Saying that Becoming Dr. Ruth is a play about sex that you can take your grandmother to might sound like a bold statement. However, thanks to an effervescent lead performance from Robin LaValley and sensitive writing from Mark St. Germain, the Broadway Vista Theatre’s production really is that kind of a show. It will keep both young and older adults fascinated, rather than have them cringing in their seats.
Set in modern-day Manhattan, sex therapist Ruth Westheimer (LaValley) is in the process of moving out of her apartment. She welcomes audiences into her home and tells them about her real-life story.
Before audiences hear too much about Ruth’s success as the host of the talk show, “Ask Dr. Ruth,” they learn about her life as a German-Jewish girl who was separated from her parents and forced to leave home during the Holocaust. A good deal of the story is devoted to her extended stay at an orphanage in Switzerland after escaping Germany, her life as a sniper in Israel, and her three marriages, including the last to her late soul mate, Manfred.
The dialogue is largely made up of vignettes from Ruth’s life, and nothing feels sensationalized or exaggerated. Instead, her recollections of the past are full of details that come across as authentic.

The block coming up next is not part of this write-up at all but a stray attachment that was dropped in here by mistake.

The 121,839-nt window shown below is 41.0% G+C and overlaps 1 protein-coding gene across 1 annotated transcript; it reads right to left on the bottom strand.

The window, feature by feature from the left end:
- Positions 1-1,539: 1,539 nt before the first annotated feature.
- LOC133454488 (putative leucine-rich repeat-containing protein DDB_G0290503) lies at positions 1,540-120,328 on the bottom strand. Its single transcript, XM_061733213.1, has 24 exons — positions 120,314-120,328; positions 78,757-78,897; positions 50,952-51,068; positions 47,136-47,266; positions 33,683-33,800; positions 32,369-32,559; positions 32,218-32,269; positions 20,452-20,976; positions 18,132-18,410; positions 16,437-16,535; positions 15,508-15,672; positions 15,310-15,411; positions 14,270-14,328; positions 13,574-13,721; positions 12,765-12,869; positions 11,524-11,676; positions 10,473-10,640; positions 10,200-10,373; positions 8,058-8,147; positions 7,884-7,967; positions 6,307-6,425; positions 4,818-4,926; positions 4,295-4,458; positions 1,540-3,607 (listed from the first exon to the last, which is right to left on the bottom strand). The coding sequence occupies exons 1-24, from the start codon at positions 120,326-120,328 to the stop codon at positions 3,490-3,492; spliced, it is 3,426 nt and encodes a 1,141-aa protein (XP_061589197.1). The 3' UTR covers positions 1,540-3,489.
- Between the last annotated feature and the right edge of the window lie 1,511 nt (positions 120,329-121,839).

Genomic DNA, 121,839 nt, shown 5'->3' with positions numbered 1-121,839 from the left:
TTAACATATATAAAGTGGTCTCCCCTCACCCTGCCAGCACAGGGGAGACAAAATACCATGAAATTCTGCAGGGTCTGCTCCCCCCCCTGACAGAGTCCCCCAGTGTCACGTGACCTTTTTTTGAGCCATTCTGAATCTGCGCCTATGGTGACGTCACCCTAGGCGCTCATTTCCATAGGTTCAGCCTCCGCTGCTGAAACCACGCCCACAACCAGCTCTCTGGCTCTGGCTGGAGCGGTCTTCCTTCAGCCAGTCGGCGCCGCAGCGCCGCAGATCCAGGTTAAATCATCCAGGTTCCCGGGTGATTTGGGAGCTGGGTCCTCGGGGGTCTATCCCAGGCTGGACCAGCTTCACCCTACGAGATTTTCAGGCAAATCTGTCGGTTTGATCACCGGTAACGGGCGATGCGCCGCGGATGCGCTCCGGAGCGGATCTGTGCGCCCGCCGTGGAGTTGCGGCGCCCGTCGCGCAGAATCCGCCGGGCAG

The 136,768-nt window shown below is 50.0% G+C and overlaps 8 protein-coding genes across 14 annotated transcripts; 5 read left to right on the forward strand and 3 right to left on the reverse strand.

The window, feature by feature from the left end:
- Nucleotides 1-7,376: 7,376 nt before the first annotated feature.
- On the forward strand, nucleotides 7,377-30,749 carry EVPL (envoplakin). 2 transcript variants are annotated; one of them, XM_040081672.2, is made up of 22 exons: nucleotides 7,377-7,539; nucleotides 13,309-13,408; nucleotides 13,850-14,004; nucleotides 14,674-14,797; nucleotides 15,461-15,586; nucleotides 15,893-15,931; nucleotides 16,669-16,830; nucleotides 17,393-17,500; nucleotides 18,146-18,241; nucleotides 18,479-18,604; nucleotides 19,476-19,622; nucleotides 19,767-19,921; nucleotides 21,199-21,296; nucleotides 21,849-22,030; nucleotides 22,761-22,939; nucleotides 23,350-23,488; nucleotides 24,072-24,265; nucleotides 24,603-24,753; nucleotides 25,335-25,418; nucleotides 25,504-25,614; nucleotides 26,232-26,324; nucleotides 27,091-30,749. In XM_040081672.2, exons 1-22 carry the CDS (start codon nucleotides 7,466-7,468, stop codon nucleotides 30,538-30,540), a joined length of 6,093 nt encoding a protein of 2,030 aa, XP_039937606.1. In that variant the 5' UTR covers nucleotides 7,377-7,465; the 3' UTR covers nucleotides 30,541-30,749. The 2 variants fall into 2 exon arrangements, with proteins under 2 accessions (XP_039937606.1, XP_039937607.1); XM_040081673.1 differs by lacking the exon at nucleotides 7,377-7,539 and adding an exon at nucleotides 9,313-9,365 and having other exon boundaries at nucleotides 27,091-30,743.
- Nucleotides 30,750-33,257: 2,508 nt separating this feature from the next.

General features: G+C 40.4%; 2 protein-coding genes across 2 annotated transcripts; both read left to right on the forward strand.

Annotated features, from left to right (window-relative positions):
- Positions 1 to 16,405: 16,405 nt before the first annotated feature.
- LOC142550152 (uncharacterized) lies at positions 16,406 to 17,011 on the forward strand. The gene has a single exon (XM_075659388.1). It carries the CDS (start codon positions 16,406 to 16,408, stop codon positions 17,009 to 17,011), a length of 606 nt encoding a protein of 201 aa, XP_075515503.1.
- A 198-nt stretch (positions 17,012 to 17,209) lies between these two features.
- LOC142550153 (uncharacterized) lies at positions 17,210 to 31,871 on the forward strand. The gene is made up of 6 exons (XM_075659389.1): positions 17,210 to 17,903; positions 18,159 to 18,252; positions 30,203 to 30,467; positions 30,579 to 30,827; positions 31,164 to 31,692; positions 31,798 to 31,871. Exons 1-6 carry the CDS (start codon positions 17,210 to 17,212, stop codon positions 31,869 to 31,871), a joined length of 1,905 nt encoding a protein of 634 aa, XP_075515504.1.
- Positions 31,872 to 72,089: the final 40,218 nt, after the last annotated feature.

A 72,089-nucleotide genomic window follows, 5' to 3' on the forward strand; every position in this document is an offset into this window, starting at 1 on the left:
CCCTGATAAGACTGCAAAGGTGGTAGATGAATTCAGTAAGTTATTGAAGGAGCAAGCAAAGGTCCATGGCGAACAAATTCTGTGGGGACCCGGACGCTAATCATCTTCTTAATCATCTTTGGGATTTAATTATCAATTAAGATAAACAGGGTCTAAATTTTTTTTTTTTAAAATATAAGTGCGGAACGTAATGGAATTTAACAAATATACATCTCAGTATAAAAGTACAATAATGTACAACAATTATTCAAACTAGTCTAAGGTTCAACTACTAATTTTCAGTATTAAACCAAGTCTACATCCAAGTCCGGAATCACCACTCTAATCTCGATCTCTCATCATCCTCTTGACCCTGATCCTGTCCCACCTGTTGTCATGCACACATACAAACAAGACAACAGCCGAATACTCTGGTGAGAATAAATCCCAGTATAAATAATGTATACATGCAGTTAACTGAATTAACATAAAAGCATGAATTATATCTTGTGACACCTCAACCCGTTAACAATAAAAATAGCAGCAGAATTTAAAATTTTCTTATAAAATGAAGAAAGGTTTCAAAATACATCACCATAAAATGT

I have to give St. Germain credit for not downplaying Ruth’s religion, and his featuring of numerous references to Judaism throughout the script.
Aside from the incorporation of a phone that interrupts the action a few many times while Ruth talks candidly about her past, the dialogue feels natural and even informative.
LaValley portrays Ruth with such a positive attitude that she makes the sex educator a delightful person to spend time with. She does, however, get serious when the material requires her to, but she also finds various ways to lighten the mood.
We get the impression that the real Ruth is a hopeful and compassionate woman who cares about others.
Aiding LaValley with her performance is co-owner Hickman, who has the difficult job of staging a one-act one-woman show with very few breaks in the story. He directs LaValley in a way that draws theatregoers into Ruth’s personal and professional accomplishments, particularly when she picks up, displays and discusses items such as photographs and mementos during the story.
The audio from Hickman features songs and vocals that tie into the narrative, including those from The Beatles and Edith Piaf. Adding to the general atmosphere are the entertaining callers on Ruth’s radio show.
The only design element that could be redundant is the use of projections that show full-screen images of objects that Ruth interacts with on the stage. There are still pictures only visible onscreen that are visually effective, including photos from her youth and those with celebrities.
St. Germain’s writing, Hickman’s direction and LaValley’s acting create a touching portrait of a one-of-a-kind individual. Come for the discussions on sex, stay for the poignant and intimate stories about Ruth’s youth and adulthood.